You are totally mistaken. The US may have only a small percentage of its troops stationed in Europe but it maintains vast ground, naval, and air assets whose primary purpose is the defense of Europe. To move those forces into Europe the US maintains a logistics capability second to none. When the US Defense Department prepares its strategic plans and budgets it has to procure and maintain sufficient forces to quickly respond to an outbreak of hostilities on the European continent. To say that the US would not spend as much on defense if it did not have to defend… Read more »


I appreciate you taking the time to write this but what utter nonsense. Do you honestly believe European countries want to increase their defence spending so they can be a pawn in US geopolitics? You write this like NATO is united in foreign policy when it clearly isn’t, look at the Iran deal, 28 members of NATO want to keep it yet because the US doesn’t it’s going down the pan, and you want Europe to spend more to help the US? Well they’re not going the right way about it are they. And I thought NATO was a collective… Read more »


And proper analysis would examine the countries that are spending below the 2% target, look at their economies, their current immediate security threat, their domestic politics, who is in charge, what are the opposition saying, and even more importantly what are the public saying about defence spending. But no, just bypass all that and bring up US geopolitical struggles in Africa, yeah this is going to be a game change mate ? Miss out all that proper analysis and talk about increasing defence spending like it’s as easy as shelling peas. And you also conveniently left out that NATO members… Read more »


After Trump’s recent visit to NATO HQ I got the impression that many delinquent members nodded and smiled a lot in his direction, but had no intention of rerouting vital civilian budgets to defence? Now, that could be a bit skeptical on my part, however, once Trump exists his presidency and walks back to Tumpyland, won’t they all fall back on past habits, and assume the US will always come to Europe’s aide if the circumstances become too grave?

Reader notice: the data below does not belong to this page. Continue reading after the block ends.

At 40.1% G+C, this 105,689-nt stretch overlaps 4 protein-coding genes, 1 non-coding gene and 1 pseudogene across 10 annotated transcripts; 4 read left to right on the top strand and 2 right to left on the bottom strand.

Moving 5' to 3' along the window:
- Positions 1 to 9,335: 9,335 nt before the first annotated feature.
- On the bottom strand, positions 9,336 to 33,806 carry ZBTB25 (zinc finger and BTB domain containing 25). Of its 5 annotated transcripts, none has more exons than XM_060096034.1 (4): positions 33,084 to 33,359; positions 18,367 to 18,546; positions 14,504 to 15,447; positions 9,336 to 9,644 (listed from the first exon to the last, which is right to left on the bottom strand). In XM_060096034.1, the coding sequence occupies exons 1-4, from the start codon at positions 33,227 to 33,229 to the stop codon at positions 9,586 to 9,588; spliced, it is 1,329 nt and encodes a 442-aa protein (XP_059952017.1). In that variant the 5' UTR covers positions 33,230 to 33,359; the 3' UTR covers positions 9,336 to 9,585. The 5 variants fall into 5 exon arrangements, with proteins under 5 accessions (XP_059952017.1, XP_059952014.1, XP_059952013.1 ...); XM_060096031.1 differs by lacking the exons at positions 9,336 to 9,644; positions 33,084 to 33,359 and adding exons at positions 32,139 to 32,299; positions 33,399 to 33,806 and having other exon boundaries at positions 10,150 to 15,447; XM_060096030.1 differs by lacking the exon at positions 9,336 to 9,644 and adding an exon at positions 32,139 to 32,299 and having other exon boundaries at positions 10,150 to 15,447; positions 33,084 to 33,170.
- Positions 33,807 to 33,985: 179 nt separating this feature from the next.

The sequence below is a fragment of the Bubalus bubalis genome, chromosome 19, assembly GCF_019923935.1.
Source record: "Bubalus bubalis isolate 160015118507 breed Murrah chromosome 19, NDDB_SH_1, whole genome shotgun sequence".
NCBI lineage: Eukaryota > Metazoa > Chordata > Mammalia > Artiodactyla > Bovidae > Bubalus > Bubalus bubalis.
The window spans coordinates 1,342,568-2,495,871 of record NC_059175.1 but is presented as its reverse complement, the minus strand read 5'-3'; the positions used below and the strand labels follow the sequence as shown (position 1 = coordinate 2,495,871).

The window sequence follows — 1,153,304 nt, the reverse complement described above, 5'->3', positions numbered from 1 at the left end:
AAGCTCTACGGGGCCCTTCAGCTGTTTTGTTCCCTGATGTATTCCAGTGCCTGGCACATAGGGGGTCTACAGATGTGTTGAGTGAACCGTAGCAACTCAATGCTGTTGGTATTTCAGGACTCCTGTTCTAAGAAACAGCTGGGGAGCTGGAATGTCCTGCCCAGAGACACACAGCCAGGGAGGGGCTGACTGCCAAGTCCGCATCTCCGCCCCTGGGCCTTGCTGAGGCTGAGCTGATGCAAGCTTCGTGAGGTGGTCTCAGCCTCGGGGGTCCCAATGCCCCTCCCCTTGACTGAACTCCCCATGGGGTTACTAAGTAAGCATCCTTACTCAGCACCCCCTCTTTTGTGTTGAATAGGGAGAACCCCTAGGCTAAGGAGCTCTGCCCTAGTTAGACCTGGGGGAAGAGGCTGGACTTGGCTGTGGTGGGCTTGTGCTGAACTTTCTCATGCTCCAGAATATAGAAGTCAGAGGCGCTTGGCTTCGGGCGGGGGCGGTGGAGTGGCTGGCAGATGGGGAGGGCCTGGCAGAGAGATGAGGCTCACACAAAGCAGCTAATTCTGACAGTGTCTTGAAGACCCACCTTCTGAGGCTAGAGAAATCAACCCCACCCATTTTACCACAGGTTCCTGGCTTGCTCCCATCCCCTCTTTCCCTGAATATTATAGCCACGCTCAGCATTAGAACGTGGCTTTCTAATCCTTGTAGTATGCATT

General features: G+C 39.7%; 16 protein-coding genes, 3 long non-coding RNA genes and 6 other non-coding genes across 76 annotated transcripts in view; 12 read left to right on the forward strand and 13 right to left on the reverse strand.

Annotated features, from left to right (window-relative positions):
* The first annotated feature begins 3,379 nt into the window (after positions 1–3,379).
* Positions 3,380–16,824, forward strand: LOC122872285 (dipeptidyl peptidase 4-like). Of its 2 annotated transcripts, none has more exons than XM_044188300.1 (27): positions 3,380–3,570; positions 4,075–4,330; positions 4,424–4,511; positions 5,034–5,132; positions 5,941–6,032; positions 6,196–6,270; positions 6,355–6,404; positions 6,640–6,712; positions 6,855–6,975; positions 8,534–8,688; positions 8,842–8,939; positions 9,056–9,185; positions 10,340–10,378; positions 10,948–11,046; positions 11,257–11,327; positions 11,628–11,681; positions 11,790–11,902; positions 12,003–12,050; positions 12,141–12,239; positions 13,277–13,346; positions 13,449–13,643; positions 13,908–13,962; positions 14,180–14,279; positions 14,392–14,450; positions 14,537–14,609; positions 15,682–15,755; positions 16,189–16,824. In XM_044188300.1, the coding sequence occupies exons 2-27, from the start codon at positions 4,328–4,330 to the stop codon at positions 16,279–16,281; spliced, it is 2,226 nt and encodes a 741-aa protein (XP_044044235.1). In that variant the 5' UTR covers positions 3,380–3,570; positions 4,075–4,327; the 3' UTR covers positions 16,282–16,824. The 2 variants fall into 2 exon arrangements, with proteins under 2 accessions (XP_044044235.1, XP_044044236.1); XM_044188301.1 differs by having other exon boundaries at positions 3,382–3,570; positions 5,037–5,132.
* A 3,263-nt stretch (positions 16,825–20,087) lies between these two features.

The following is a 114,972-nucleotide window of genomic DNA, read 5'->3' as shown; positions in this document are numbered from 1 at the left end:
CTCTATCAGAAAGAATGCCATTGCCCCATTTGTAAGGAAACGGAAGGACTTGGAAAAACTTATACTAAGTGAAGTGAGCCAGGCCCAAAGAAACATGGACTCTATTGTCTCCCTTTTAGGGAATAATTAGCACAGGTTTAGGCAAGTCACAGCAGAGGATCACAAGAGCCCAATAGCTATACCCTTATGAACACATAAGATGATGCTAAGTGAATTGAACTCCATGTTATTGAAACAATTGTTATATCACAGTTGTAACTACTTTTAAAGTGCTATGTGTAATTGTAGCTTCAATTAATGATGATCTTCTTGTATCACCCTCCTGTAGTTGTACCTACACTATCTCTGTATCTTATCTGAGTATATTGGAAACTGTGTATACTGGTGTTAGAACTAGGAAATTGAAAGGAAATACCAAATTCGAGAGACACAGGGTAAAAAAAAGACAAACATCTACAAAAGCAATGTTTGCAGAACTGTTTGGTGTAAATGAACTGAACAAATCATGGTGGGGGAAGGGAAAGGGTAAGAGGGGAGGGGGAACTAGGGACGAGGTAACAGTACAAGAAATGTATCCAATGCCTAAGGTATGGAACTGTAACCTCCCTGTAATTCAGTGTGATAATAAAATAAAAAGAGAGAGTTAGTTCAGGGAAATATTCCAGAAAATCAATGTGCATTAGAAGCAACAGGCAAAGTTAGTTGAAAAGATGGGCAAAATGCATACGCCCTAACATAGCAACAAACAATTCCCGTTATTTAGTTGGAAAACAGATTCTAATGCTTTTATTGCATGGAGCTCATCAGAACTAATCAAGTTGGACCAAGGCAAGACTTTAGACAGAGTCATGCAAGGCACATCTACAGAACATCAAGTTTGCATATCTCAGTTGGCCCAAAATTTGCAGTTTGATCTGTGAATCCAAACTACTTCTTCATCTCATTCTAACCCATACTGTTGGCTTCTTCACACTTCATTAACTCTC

I think most actually do want to increase defence spending, but gradually at their own pace.


Here you assume economic and population trends are static (they aren’t). China has debt levels both corporate and governmental in excess of US levels and rising. Their economy has been slowing and to top it all off China has to spend almost as much money on interior security as it does the PLA. The PLAN has built a lot of new ships, but have you ever been on a ship made in China? Some of them are barely held together and the welds look like a death trap if you kicked them to hard. Beyond that when you see the… Read more »


Elliot China has already passed the US in PPP and is pulling away, PPP is arguably a better indication of how strong an economy is. Population trend is redundant in China’s and India’s case as the population is already there, over a billion in each. China overtook the US in manufacturing output a decade ago and is still pulling away, exports are a third larger and it’s the worlds largest trading nation. Chinese debt is 240% of GDP where as American is over 300%. Quite a lot of economists argue that the way in which China operates with a politics… Read more »


Also in your examples of Russia having “moved” closer. All of those prove my point at no point has Russia and Western Europe entered into a sustained amicable relationship. Napoleon’s Army that invaded Russia included troops from half of Europe not just France. So Russia was by then acting in self-preservation. In WWI the Western allies used the Russian Imperial Army as a bullet stop. Then took credit for the victories, despite if it hadn’t been for actions such as the Brusilov Offensive. The Somme would have gone from strategic and tactical mistake to unmitigated disaster, as the Reichswher had… Read more »


But western Europe itself has only been united since the end of the war, no two major powers had sustained relationships before, but Russia certainly had times of closeness with a number of states before the 20th century. We became allies with Russia before WW1 started, the triple entente, they were allies with Germany before that for a while, Russia was another European power with a monarchy, it has had more or less the same up and down European relationship as Britain, France and Germany/Prussia had, one decade it was friends with a country, the next it was at war.… Read more »